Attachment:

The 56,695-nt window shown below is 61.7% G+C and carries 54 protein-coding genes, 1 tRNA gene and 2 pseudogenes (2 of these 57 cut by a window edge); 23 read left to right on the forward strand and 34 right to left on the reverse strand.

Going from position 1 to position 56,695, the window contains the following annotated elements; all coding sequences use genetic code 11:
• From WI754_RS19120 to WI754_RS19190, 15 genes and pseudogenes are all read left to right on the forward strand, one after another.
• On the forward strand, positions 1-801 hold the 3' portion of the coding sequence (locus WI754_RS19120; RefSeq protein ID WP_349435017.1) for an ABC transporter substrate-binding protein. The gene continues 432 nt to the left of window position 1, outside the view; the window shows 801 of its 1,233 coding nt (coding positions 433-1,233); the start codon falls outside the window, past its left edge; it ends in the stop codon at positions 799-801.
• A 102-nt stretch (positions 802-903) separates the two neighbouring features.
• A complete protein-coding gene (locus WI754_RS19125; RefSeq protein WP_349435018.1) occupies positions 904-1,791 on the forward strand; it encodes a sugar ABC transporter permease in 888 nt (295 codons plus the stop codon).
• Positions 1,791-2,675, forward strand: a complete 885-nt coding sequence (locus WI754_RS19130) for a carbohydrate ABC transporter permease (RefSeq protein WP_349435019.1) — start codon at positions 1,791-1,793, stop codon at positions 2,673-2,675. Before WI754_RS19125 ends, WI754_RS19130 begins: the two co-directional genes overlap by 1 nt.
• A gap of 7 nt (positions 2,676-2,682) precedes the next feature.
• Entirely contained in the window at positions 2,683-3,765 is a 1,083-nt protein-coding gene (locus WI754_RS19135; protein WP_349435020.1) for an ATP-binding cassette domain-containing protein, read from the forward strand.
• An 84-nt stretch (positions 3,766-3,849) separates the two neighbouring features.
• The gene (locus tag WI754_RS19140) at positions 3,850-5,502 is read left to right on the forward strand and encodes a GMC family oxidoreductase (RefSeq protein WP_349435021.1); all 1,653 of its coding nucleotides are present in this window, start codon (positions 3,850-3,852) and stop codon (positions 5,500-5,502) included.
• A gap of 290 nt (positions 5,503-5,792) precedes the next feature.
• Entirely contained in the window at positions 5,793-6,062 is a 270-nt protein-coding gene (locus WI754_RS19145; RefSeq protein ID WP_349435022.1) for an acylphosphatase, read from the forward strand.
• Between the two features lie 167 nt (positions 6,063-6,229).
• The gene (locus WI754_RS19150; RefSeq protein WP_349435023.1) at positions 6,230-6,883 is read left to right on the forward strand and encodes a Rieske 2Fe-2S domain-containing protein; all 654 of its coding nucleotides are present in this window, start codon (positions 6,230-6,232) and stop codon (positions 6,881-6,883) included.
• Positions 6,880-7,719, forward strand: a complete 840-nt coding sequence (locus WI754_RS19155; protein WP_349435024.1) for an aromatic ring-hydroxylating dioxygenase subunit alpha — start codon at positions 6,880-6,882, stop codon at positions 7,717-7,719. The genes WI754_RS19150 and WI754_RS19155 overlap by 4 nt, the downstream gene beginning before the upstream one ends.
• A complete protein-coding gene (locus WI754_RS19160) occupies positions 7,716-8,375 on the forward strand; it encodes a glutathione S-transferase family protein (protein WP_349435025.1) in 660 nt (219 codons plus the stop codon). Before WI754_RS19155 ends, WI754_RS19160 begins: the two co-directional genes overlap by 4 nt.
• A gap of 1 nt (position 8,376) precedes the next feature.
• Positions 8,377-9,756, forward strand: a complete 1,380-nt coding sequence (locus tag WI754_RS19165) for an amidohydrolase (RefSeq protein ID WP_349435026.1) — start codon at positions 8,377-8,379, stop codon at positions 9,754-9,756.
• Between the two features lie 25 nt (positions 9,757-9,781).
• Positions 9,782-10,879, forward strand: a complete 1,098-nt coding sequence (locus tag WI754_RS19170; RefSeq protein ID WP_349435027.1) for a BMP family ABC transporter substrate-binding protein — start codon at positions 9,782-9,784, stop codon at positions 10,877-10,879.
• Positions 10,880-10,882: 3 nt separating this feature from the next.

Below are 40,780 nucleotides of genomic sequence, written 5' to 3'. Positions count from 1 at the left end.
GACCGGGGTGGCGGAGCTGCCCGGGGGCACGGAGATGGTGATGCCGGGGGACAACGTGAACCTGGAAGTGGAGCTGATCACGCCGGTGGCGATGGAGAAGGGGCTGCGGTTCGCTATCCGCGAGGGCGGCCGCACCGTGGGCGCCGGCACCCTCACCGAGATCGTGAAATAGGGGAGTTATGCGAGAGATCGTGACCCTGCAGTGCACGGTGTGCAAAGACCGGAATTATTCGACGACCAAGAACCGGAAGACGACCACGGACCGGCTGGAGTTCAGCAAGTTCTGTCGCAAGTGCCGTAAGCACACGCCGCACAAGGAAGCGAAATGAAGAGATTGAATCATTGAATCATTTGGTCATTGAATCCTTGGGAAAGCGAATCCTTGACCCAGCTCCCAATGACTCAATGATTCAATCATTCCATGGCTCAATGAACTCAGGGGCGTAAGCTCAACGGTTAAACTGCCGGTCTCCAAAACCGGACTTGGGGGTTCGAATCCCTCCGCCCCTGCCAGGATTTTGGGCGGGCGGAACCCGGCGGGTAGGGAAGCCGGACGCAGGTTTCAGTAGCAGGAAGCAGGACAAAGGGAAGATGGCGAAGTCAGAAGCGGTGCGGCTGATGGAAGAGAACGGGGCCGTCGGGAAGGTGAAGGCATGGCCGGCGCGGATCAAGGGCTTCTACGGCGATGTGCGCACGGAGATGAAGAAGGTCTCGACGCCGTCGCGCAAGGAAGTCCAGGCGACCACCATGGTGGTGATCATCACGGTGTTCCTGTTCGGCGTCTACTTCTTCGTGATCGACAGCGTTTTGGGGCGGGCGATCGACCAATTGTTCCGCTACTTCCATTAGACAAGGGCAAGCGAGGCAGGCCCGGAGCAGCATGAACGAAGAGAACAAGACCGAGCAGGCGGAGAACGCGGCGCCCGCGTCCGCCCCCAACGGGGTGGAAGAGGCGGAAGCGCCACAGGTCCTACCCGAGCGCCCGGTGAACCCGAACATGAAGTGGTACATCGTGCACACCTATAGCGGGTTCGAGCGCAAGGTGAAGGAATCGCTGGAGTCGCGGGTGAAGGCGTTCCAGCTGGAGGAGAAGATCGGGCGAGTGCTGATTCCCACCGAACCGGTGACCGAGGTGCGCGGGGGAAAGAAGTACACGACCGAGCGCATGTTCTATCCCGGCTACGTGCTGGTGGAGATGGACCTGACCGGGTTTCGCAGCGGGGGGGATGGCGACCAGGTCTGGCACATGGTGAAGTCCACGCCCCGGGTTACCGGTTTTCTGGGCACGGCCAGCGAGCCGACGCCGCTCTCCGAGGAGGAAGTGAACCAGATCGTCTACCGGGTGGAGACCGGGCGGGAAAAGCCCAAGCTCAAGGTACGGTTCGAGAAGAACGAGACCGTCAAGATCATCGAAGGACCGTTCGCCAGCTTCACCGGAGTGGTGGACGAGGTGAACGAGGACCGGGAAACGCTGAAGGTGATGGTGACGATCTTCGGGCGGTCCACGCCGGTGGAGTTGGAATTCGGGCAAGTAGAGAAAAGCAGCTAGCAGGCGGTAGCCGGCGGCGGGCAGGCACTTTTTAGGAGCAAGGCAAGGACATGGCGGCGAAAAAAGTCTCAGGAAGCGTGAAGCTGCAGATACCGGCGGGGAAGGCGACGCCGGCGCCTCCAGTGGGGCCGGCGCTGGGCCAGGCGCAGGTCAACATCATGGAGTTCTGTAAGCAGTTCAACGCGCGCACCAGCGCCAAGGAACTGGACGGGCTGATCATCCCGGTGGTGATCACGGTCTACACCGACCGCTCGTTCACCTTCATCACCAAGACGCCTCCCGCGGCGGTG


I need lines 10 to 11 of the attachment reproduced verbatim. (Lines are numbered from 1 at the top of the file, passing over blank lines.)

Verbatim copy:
• An 84-nt stretch (positions 3,766-3,849) separates the two neighbouring features.
• The gene (locus tag WI754_RS19140) at positions 3,850-5,502 is read left to right on the forward strand and encodes a GMC family oxidoreductase (RefSeq protein WP_349435021.1); all 1,653 of its coding nucleotides are present in this window, start codon (positions 3,850-3,852) and stop codon (positions 5,500-5,502) included.